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|Title:||Formal vs informal participatory EIA methods: a South Australian case study|
|Citation:||IAIA08 The Art and Science of Impact Assessment, 28th Annual Conference of the International Association for Impact Assessment held on the 4–10 May 2008, Perth Convention and Exhibition Centre in Perth, Western Australia / J. Pope and A. Morrison-Saunders (eds.):www1-5|
|Conference Name:||International Association for Impact Assessment Conference (2008 : Perth, W.A)|
|Beverley Clarke and Nick Harvey|
|Abstract:||Directly involving the public in environmental decision-making is now a prerequisite for most government agency programs and initiatives. However, ambiguities exist about appropriate methods of engagement and how much public involvement in decision making is a good thing. Public participation is considered to be essential criteria for best practice EIA. Benefits for both the public and the proponent (or developer) have been increasingly recognised. The following paper questions the role and effectiveness of public involvement in EIA in South Australia. While public participation is recognised within the legislation and various opportunities exist within the South Australian system for the public to be involved in the process, initial analysis of EIA practice suggests that formal methods of public engagement may not influence the process as perhaps they should. A brief overview of South Australian mechanisms and practice is presented. A case study highlights how both formal and informal participatory methods were unable to influence a decision to the satisfaction of the local community. The paper concludes that a comprehensive analysis is required to determine the relative value of submissions versus informal methods of participation and how public involvement has influenced the decision making outcomes for major projects in South Australia.|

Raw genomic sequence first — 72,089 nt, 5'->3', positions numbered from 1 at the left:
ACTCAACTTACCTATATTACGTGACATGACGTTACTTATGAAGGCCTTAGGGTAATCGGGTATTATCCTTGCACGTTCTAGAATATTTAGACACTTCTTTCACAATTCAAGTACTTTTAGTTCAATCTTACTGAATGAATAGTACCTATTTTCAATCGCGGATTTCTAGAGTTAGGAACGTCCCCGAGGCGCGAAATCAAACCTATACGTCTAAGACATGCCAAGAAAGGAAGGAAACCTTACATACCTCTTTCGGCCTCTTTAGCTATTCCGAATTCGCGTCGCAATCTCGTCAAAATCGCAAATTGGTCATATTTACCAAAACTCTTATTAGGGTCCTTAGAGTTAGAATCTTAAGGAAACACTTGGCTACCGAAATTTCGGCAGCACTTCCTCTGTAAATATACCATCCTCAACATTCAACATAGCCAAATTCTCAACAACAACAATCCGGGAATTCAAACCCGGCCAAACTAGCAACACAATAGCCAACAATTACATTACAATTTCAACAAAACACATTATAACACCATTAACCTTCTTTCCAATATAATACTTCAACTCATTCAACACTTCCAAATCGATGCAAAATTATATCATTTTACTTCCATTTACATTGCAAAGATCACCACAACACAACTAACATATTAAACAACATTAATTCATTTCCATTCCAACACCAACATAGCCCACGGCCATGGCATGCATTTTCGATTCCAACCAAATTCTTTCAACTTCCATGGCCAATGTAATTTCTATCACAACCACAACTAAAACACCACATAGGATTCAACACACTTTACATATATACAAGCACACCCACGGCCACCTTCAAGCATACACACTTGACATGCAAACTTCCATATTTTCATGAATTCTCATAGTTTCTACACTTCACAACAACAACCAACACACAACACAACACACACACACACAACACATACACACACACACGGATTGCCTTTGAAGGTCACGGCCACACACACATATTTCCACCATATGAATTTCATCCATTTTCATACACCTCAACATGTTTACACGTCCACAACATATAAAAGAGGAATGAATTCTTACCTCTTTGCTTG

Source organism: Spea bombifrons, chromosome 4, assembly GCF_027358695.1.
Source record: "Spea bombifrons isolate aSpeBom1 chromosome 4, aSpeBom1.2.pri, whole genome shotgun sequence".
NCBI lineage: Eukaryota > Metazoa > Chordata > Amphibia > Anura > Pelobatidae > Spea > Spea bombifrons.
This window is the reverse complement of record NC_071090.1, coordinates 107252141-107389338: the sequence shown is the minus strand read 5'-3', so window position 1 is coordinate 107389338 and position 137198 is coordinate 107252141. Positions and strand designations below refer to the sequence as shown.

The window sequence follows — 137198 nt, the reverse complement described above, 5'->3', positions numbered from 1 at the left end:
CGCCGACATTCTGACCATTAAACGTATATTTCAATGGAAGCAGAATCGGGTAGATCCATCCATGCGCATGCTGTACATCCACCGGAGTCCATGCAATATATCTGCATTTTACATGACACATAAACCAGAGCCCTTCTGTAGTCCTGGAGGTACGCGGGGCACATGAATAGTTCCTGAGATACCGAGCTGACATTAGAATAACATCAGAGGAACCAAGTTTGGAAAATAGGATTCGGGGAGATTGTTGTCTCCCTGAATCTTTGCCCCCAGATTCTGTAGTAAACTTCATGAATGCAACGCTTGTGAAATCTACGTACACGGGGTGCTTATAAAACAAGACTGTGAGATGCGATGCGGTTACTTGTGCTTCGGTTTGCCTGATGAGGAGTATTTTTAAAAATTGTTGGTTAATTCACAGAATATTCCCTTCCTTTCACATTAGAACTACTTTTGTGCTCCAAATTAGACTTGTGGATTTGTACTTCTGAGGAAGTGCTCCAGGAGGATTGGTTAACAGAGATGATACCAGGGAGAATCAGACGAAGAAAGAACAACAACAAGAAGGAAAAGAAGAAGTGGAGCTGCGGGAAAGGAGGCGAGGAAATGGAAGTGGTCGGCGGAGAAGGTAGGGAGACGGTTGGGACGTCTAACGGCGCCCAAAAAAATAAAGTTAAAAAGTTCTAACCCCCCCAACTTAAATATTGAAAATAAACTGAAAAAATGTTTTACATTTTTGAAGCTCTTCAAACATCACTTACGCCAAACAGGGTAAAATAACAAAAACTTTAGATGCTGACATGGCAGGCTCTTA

|Description:||Invalid ISBN 9781980035117 as shown on the publication|
|Appears in Collections:||Aurora harvest 5|
Geography, Environment and Population publications
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